For example, let’s say that an organization has a web application with a XSS vulnerability that
allows an attacker to send phishing messages to employees, and the messages include
malicious URLs. If of the organization’s authenticated employees falls for the scam and visits the vulnerable page via the malicious link, they will be redirected automatically to a malicious
site. There, the browser downloads a ransomware installer and the infection begins. And,
unfortunately, employees worldwide fall for similar tricks every day.
In worse situations, attackers can use vulnerable web applications to attack business partners,
customers, or the general public, covering their tracks while exposing security weaknesses for
lasting damage to reputation. MSSP clients who want to minimize this risk need to make sure
no sites or applications operating under their domain names have such XSS vulnerabilities to
3: As Businesses Move to the Cloud, So Do Cybercriminals
As we said previously, there are several ways for threat actors to deliver ransomware to a
targeted system, and many of those involve vulnerabilities. It wasn’t very long ago that the most
attractive vulnerabilities were those in on-premises systems, like network security issues caused
by device misconfigurations or legacy software that hasn’t been updated in a while. The
pandemic only fueled more work-from-home and remote environments, which means that
on-prem networks are no longer the norm.
What’s taking the place of on-prem networks and infrastructure? Cloud solutions based
completely on web technologies. When we look at this through the lens of security, this shift to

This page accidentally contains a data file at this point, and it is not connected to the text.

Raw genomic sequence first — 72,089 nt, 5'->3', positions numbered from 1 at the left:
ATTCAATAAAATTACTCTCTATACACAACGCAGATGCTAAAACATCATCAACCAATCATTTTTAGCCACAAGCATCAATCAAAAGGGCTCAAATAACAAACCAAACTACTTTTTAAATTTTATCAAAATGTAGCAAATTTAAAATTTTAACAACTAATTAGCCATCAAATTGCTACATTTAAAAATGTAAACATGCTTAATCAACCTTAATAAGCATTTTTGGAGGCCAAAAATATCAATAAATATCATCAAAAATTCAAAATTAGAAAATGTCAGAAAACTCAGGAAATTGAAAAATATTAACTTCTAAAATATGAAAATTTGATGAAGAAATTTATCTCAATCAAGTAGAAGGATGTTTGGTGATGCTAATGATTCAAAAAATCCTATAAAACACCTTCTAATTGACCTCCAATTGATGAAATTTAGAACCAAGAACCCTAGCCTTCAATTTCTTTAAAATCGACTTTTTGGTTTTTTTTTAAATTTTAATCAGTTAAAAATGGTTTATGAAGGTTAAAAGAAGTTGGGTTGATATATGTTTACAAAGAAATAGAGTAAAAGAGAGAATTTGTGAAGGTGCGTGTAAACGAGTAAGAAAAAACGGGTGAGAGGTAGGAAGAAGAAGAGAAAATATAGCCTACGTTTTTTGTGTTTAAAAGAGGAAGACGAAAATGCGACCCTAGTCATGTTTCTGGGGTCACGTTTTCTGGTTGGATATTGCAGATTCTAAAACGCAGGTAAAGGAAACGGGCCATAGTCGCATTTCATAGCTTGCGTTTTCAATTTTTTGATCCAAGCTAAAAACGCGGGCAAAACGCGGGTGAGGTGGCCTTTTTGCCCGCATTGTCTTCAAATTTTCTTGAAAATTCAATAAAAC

the cloud only means we need to place more emphasis on the risk and frequency of web
vulnerabilities. Security issues that were once limited to, for example, marketing websites may
now impact business-critical systems and data for MSSP clients making the shift to the cloud.
Bad actors are keeping up with these modern changes. They know the old methods like sending
a malicious encryptor off to crawl through a local network and infect physical devices and
servers just can’t cut it anymore. More and more potential victims are using their web browsers
as thin clients to access data in the cloud, which means threat actors are turning toward web
and cloud vulnerabilities to get the job done. By focusing on network security instead of web
security, MSSP customers could be leaving gaping holes for attackers to go after.
4: Attack Details Are Not reported by Ransomware Victims
Many organizations that suffer a ransomware attack don’t share valuable details after the fact,